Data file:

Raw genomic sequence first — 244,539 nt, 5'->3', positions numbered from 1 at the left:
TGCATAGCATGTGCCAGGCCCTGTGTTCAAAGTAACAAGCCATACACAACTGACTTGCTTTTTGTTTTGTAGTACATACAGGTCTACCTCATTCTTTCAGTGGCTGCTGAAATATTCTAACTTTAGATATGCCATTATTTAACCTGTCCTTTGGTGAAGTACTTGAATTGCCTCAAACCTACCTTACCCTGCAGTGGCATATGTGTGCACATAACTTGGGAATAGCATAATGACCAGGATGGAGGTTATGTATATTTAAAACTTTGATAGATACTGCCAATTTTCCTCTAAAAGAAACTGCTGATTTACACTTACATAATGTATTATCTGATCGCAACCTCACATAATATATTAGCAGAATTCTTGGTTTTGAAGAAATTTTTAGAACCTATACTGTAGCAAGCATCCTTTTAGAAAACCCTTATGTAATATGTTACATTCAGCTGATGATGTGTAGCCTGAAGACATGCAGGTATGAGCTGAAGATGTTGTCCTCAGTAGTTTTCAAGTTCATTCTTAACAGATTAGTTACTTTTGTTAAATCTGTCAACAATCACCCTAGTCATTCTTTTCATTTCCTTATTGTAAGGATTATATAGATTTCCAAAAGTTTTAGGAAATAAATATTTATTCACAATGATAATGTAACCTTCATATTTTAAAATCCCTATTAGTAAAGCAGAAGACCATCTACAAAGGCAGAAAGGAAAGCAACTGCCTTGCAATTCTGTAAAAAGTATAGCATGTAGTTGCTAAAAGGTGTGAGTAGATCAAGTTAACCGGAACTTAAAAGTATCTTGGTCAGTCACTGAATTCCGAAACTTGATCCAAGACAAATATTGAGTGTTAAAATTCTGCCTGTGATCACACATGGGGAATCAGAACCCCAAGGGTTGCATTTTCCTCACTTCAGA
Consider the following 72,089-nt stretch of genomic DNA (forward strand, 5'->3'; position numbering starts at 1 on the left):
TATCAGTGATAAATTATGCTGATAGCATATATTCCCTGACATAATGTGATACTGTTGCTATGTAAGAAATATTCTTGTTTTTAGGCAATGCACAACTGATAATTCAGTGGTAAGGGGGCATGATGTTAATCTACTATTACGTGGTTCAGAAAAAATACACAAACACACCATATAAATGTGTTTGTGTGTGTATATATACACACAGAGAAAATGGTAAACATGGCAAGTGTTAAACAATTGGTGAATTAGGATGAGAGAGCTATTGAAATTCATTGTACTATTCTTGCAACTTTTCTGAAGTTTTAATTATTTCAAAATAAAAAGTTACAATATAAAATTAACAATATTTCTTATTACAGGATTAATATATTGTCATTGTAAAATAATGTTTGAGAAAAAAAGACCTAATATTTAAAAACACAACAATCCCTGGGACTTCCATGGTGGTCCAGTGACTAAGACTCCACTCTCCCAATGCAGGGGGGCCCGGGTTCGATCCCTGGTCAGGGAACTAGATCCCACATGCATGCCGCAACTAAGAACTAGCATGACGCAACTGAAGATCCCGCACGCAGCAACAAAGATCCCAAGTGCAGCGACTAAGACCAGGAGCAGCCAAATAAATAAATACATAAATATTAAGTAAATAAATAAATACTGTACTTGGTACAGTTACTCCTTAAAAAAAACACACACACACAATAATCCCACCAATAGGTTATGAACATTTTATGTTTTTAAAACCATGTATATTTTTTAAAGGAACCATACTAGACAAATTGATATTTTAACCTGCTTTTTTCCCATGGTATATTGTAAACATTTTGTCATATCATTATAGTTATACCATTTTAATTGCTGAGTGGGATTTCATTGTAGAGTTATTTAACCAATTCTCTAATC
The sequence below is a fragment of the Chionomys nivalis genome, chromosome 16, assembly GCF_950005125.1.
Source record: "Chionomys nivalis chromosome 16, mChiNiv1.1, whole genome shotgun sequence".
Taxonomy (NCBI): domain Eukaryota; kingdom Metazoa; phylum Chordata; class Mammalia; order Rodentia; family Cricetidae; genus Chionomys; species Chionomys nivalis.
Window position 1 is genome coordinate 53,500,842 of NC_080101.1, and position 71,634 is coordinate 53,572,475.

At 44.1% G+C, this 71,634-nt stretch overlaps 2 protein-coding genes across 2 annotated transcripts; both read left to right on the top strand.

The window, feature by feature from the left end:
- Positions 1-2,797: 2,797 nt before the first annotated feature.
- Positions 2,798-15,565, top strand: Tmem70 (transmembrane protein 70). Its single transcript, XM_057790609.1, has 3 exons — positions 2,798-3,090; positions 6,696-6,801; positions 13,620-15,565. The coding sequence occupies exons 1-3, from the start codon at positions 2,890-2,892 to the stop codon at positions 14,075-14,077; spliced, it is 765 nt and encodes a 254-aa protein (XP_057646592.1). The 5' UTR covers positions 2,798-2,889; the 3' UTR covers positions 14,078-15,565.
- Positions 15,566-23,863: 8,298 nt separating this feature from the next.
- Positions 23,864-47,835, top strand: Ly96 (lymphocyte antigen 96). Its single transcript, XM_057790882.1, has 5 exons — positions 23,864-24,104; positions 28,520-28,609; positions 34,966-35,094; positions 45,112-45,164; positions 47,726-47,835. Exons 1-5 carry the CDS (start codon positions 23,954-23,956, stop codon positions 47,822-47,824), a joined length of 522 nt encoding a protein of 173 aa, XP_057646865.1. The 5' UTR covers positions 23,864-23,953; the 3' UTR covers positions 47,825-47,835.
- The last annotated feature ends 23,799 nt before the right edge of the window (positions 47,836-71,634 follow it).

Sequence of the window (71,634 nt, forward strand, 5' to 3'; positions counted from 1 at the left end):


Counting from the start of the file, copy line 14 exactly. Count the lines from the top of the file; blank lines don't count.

- Positions 23,864-47,835, top strand: Ly96 (lymphocyte antigen 96). Its single transcript, XM_057790882.1, has 5 exons — positions 23,864-24,104; positions 28,520-28,609; positions 34,966-35,094; positions 45,112-45,164; positions 47,726-47,835. Exons 1-5 carry the CDS (start codon positions 23,954-23,956, stop codon positions 47,822-47,824), a joined length of 522 nt encoding a protein of 173 aa, XP_057646865.1. The 5' UTR covers positions 23,864-23,953; the 3' UTR covers positions 47,825-47,835.